Posts Tagged ‘Nicolas Cage’

Drive – Nasty, Pulpy, Wonderful

Posted 26 Sep 2011 — by Ezra Stead
Category Film Reviews, Movies I Got

By Ezra Stead

Drive, USA, 2011

Directed by Nicolas Winding Refn

Drive is a wonderfully pulpy film noir from acclaimed director Nicolas Winding Refn. Why can’t Hollywood put out more movies like this? Nicolas Winding Refn’s Drive is a superbly well-crafted modern film noir that expertly builds and breaks tension, alternating between heart-pounding suspense, lyrical moments of quiet human connection and graphically violent action setpieces that should manage to shock even the most jaded viewers. It also contains some of the most exciting car chase scenes since Quentin Tarantino’s Grindhouse feature Death Proof (2007), beginning with the opening sequence.

And what a sequence it is. The beginning of this film is a master class in how to build cinematic tension. After a brief, beautifully shot introduction in which Driver (Ryan Gosling) outlines the rules of his business as a getaway driver, we see him on a heist with two unknown criminals. As promised, he gives them five minutes to carry off a robbery, then drives them to safety before disappearing into the night, as anonymous to the two criminals as he is to the cops he helps them evade. Using a police radio in order to track their progress in attempting to catch him, Driver uses his wits and consummate skill in the profession that bears his name (a small joke on my part; his actual name is never said in the film) to outsmart numerous patrol cars and even a police helicopter without ever breaking a sweat. It is a bravura opening perfectly set to a brilliant score by Cliff Martinez, perhaps best known as Steven Soderbergh’s favorite composer, that subtly evokes a ticking stopwatch in this scene in order to underscore the tension. Read More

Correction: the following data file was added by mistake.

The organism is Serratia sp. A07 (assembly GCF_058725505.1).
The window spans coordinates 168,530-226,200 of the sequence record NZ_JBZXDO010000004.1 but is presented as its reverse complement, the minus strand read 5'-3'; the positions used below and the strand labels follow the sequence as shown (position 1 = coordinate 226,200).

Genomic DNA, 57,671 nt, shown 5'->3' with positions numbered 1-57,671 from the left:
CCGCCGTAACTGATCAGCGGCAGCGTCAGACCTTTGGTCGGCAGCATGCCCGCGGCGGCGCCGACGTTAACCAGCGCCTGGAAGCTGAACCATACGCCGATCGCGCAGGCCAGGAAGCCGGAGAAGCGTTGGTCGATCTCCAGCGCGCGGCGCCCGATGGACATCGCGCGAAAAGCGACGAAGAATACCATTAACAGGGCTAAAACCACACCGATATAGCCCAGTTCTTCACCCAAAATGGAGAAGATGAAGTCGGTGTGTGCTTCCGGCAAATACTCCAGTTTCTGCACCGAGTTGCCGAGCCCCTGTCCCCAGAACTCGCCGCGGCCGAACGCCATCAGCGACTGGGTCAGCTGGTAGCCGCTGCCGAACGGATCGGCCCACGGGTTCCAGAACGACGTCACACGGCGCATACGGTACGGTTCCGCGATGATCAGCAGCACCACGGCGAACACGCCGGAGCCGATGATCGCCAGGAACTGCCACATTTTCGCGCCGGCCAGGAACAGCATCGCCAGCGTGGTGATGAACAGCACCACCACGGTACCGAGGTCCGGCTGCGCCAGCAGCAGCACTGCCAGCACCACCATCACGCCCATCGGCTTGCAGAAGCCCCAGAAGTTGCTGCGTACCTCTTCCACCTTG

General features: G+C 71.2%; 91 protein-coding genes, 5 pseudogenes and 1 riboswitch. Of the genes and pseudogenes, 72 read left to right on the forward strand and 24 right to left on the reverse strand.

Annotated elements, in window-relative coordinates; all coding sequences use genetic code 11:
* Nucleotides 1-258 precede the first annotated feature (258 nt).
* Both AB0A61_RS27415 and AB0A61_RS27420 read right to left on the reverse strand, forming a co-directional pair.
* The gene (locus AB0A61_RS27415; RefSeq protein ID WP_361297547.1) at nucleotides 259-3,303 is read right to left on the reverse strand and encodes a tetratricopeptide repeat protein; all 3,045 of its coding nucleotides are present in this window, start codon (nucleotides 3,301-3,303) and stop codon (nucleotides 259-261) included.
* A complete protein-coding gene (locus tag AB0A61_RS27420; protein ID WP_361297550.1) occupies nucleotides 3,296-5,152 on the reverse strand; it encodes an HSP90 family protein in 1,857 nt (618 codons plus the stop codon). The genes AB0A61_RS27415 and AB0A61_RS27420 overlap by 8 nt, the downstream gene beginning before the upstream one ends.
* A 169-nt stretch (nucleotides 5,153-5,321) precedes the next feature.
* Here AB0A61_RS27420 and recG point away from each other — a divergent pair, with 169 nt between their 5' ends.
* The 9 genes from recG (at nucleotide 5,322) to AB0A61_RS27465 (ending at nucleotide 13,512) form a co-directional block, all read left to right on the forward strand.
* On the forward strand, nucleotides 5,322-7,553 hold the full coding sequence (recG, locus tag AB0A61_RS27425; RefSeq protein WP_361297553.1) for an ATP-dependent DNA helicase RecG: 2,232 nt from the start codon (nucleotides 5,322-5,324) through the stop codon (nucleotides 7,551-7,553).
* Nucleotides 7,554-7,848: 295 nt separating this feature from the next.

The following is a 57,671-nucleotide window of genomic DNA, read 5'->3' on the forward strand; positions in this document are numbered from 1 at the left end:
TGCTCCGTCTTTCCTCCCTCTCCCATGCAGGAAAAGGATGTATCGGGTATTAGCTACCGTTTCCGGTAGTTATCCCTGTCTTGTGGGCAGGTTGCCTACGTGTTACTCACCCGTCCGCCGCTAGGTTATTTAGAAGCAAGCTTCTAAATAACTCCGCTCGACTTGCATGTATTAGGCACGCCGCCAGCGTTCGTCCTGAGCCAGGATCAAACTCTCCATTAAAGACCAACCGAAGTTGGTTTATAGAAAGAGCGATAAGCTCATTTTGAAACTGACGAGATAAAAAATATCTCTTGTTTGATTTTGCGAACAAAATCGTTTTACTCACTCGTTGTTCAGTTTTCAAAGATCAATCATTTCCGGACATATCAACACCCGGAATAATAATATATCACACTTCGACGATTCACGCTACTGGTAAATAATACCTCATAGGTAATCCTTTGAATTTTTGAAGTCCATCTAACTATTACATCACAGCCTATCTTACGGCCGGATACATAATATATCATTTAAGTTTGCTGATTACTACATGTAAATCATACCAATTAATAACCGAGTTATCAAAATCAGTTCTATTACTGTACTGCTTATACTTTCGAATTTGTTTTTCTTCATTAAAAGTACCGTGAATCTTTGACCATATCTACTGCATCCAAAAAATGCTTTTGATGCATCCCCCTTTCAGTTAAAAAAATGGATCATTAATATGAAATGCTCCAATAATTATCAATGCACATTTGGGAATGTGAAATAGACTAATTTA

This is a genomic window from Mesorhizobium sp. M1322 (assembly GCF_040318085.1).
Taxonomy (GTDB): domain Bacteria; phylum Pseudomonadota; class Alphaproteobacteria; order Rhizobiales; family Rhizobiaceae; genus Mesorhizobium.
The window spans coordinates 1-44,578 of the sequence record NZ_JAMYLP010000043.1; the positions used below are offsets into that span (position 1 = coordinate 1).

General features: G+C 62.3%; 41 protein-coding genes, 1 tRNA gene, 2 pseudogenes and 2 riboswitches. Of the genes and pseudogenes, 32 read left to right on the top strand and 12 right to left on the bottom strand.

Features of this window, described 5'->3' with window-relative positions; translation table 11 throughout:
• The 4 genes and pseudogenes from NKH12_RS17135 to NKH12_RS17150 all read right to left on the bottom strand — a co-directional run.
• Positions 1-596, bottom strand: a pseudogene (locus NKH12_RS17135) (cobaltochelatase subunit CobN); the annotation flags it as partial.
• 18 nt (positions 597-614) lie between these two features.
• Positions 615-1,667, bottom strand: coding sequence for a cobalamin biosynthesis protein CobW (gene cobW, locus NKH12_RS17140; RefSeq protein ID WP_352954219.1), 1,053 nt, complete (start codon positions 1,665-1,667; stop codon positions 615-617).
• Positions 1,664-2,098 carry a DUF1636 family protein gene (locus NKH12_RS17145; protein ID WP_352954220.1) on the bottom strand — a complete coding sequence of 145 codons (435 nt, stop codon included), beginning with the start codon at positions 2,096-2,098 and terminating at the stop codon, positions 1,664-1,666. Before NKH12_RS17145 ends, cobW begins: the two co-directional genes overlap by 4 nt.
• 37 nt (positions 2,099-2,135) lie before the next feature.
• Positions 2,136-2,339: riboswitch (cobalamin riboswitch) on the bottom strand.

Spoiler Alert! Some Thoughts On Twist Endings

By Ezra Stead

The Sixth Sense ruined twist endings for quite sometime after its 1999 release. Since M. Night Shyamalan’s much-ballyhooed 1999 feature The Sixth Sense, twist endings have gotten something of a bad rap, and usually with good reason. After all, in many cases they are a cheap way to add excitement to the climax of an otherwise dull story; sometimes they are a cop-out, negating all emotional involvement that may have been invested in a film up until that point; others seem to be the sole reason for a story’s existence, without which the whole thing crumbles. On the other hand, when they work, twist endings can make a good film great, and they occasionally even reward repeat viewings by revealing previously unseen layers that can only be recognized once the conclusion of the story is known.

As rightly reviled as are many recent examples of the technique, especially many of Shyamalan’s subsequent efforts, there are also many laudable examples to be found among some of history’s greatest cinematic achievements, old and new. Widely respected filmmakers from Alfred Hitchcock to David Fincher and Christopher Nolan have successfully employed the well-placed twist to wonderful effect, and even Orson Welles’s immortal classic Citizen Kane, considered by many to be the greatest American film ever made, concludes with what can only be deemed an elegant, emotionally rich twist ending. Read More